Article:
The value of domestic cats has dramatically decreased since the 10th century
“The dramatic decrease in value of domestic cats over a 1000 years feeds cat abuse” – Michael
Several statutes (laws made by government) specifically mentioned domestic cats showing how valuable they were for their mice catching skills. One Welsh statute of the tenth century stated:
“The price of a cat is fourpence. Her qualities are to see, to hear, to kill mice, to have her claws whole, and to nurse and not devour her kittens. If she be deficient in any one of these qualities, on third of her price must be returned.”
Note: that female cats were considered more valuable than males.
Fourpence in the 10th century bought a sheep. Sheep today in the UK sell for £50-£150, those sorts of prices.
In Early Medieval Britain (400-900 AD) sheep were more valuable it seems at £300 (at today’s values).
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We can say with some confidence that a random bred cat in the 10th century was worth about £150 at today’s values (all domestic cats at that time were random bred).
Today, you have to say that random bred cats have no intrinsic financial value as they are essentially free at animal shelters. You have a fee for the services provided by the shelter; an adoption fee covering spaying and neutering and vaccinations.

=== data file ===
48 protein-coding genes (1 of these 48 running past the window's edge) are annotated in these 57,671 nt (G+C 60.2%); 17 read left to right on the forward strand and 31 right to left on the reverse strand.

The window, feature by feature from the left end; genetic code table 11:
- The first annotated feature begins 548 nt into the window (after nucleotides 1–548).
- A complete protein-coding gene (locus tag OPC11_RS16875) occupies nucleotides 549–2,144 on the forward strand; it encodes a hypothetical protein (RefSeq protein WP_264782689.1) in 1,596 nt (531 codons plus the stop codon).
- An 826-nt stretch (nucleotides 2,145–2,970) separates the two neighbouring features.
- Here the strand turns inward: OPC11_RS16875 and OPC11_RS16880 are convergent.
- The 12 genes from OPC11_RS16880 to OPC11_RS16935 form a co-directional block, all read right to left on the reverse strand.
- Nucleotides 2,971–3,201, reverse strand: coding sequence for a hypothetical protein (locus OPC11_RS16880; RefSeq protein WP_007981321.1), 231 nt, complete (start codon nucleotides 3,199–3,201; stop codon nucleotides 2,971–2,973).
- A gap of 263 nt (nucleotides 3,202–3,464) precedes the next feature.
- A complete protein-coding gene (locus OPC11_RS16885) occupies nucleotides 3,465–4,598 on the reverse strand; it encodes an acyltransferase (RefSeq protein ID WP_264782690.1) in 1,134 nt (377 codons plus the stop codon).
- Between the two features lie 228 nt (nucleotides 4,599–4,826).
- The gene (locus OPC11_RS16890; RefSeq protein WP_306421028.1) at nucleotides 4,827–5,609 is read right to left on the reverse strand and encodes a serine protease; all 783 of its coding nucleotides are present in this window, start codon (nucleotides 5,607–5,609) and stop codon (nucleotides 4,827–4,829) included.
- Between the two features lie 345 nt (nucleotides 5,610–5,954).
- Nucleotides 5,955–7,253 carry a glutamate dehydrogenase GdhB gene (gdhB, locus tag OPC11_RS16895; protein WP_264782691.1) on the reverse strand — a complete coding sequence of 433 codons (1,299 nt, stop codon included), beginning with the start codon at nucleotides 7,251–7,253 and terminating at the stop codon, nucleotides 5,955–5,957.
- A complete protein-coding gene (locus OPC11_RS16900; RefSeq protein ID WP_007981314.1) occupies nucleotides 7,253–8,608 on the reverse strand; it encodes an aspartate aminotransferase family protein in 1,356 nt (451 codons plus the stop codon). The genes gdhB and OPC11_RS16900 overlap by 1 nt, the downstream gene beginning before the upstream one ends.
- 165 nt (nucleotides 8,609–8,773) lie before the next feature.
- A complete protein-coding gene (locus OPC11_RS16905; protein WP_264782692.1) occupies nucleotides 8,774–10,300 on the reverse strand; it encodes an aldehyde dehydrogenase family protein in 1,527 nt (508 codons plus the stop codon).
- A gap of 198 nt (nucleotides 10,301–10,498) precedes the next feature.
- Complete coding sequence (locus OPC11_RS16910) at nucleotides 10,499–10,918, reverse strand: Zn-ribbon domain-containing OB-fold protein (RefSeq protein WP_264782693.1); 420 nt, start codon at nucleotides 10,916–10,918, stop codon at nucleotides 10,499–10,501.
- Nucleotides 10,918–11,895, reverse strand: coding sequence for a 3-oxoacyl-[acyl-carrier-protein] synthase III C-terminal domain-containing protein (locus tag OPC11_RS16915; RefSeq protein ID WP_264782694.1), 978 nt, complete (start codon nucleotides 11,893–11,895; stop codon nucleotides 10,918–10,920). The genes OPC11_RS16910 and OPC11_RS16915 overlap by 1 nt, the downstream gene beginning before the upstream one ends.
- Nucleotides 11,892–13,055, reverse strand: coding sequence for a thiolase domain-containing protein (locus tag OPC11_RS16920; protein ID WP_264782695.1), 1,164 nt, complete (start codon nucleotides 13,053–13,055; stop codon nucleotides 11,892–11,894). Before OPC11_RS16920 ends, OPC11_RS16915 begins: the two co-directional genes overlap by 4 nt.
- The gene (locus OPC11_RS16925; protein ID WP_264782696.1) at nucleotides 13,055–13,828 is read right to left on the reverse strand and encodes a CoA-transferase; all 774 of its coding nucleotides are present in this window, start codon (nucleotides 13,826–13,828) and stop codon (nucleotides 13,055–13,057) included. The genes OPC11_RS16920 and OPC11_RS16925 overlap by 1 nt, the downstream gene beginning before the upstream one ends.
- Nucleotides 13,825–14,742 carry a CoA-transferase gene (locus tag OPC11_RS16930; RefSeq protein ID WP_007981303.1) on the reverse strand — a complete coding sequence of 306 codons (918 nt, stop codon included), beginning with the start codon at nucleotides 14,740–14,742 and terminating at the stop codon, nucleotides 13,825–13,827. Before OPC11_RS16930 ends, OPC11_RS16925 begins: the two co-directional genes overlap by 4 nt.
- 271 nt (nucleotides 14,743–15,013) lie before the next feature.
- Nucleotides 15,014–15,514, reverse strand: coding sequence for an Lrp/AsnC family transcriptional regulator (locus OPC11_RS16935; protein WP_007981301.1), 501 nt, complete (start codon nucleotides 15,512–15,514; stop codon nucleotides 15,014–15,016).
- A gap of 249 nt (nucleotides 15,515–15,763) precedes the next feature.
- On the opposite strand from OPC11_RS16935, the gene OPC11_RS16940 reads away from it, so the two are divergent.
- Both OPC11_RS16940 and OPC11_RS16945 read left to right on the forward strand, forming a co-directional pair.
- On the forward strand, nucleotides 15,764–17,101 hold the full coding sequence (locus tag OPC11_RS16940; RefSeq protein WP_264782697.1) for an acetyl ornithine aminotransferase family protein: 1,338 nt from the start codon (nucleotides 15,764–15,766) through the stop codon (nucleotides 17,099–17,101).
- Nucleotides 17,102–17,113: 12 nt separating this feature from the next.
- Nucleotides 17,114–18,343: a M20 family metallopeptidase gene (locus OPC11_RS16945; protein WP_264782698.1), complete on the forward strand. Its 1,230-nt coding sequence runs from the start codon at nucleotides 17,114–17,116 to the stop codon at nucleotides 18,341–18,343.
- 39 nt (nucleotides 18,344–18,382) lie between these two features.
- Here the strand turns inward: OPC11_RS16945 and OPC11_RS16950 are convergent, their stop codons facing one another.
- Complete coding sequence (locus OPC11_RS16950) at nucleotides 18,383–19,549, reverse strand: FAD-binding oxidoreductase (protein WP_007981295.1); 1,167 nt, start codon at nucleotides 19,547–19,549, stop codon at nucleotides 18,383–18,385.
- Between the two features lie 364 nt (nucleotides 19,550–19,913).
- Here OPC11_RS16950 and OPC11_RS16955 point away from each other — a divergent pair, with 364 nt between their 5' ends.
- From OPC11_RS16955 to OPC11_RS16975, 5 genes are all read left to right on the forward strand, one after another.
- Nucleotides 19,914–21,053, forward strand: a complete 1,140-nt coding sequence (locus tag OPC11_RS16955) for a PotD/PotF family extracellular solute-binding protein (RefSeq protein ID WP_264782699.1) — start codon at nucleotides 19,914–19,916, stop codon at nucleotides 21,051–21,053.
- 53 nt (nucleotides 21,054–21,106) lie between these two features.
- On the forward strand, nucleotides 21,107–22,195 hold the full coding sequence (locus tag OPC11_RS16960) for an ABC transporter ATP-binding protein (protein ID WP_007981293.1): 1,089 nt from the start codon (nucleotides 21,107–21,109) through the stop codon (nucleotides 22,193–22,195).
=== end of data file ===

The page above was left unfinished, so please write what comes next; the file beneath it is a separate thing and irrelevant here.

Cats were more valuable in the 10th century. The reason must be simple supply and demand – market rules. Take America. There are more cats on offer in the marketplace than there are adopters. Supply is greater than demand which is why many hundreds of thousands (millions in the past) are killed annually at shelters.
There must have been less domestic cats in the 10th century relative to the smaller human population. And they were valued for their utility: their ability to kill mice. A rodent suppressor. Today the role of the domestic cat is primarily one of companionship. A relatively small number of farms use semi-feral cats as rodent suppressors.
P.S. note that in the 10th century they valued a cat’s claws (for hunting mice). Millions of Americans and have declawed their cats as they consider this item of feline anatomy a nuisance.
P.P.S. There were no domestic cats in the US in the 10th century as far as I am aware so this article is a reference to Europe essentially but it is interesting to me to compare values.
The decline in the value of domestic cats is concerning. I have always said that this devalued state of the domestic cat also feeds cat abuse.
Think about it. If the random bred domestic cat was very valuable there would be little or no abuse. They’d be protected.